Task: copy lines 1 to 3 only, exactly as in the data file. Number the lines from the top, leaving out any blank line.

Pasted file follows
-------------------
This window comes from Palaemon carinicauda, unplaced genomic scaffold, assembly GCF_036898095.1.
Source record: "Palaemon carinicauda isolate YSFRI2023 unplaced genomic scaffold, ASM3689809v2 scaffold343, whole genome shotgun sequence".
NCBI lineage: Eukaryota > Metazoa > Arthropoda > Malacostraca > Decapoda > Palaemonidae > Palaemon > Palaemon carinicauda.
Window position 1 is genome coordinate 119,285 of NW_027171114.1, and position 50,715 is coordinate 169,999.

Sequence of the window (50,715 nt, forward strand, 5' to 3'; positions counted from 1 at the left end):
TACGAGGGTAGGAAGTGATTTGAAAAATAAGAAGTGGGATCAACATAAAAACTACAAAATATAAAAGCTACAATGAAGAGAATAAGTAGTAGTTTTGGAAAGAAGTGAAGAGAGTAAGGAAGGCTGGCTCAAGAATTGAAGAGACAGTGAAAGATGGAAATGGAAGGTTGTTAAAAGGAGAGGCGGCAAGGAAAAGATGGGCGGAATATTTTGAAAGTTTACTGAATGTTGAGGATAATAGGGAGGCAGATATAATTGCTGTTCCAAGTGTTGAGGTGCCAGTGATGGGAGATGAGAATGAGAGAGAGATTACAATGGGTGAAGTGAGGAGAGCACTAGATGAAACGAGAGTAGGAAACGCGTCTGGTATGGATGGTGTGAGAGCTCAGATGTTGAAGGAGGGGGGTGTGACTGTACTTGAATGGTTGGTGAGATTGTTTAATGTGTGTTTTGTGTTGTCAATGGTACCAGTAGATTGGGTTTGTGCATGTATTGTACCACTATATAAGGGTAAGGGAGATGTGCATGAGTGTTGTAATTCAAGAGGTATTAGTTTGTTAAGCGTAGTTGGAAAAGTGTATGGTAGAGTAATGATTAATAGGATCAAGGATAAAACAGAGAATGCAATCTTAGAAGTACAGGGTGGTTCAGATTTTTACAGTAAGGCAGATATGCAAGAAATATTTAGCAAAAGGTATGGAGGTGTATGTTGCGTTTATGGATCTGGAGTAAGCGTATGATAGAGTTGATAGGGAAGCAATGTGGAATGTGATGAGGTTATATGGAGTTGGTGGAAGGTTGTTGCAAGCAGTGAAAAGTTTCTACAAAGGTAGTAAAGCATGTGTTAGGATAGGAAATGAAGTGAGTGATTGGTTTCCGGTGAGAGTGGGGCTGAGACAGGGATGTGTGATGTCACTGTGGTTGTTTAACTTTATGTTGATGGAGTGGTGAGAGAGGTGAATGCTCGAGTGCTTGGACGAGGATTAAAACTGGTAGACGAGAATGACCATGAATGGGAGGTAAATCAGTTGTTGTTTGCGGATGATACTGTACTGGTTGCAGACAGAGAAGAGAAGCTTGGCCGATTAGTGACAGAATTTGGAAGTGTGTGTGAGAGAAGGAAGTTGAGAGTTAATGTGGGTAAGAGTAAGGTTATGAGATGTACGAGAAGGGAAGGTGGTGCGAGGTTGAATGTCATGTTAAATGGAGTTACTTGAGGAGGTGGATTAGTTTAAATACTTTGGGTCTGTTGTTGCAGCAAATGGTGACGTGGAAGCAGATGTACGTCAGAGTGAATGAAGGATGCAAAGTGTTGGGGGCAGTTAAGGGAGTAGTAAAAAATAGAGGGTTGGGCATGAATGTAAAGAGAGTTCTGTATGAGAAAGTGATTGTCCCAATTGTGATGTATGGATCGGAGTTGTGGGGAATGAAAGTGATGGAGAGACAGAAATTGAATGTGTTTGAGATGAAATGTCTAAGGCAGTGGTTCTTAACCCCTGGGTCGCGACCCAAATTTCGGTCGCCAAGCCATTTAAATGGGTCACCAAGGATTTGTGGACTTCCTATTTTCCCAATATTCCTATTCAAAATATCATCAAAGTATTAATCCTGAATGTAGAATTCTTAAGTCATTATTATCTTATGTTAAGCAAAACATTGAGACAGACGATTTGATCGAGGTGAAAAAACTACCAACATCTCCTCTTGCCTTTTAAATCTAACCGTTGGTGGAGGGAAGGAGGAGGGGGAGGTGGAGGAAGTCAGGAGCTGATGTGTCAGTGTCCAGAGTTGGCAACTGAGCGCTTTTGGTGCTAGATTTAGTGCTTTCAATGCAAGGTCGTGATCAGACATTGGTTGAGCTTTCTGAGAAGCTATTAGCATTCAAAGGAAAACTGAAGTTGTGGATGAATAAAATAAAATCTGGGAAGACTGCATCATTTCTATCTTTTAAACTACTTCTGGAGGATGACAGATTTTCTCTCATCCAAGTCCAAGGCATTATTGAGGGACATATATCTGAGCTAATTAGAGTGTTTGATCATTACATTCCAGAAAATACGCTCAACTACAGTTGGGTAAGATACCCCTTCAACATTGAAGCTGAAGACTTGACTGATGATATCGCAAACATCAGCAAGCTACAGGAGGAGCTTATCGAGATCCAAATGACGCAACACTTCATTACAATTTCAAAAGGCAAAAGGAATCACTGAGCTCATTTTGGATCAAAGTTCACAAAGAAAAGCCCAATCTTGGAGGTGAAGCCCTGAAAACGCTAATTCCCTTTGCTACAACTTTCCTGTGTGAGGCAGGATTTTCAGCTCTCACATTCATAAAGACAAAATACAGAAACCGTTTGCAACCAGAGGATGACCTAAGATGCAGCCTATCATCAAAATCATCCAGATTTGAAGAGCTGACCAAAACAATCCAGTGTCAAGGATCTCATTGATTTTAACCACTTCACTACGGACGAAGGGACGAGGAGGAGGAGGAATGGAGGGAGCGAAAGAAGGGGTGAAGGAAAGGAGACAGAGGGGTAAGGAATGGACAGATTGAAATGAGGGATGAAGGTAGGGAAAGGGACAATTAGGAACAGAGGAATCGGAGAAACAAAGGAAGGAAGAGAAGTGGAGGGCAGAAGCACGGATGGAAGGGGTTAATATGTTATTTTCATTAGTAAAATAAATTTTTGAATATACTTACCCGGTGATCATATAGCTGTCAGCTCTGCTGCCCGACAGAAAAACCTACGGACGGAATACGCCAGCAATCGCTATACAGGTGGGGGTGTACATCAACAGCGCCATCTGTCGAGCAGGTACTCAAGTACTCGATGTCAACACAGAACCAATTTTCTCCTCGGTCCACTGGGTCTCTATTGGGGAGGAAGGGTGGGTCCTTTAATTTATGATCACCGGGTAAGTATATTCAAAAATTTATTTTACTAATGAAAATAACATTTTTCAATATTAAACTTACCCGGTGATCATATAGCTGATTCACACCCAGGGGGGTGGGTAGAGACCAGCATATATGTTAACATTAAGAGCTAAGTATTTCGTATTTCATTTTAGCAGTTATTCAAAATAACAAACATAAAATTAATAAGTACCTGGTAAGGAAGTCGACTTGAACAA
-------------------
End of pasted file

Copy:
This window comes from Palaemon carinicauda, unplaced genomic scaffold, assembly GCF_036898095.1.
Source record: "Palaemon carinicauda isolate YSFRI2023 unplaced genomic scaffold, ASM3689809v2 scaffold343, whole genome shotgun sequence".
NCBI lineage: Eukaryota > Metazoa > Arthropoda > Malacostraca > Decapoda > Palaemonidae > Palaemon > Palaemon carinicauda.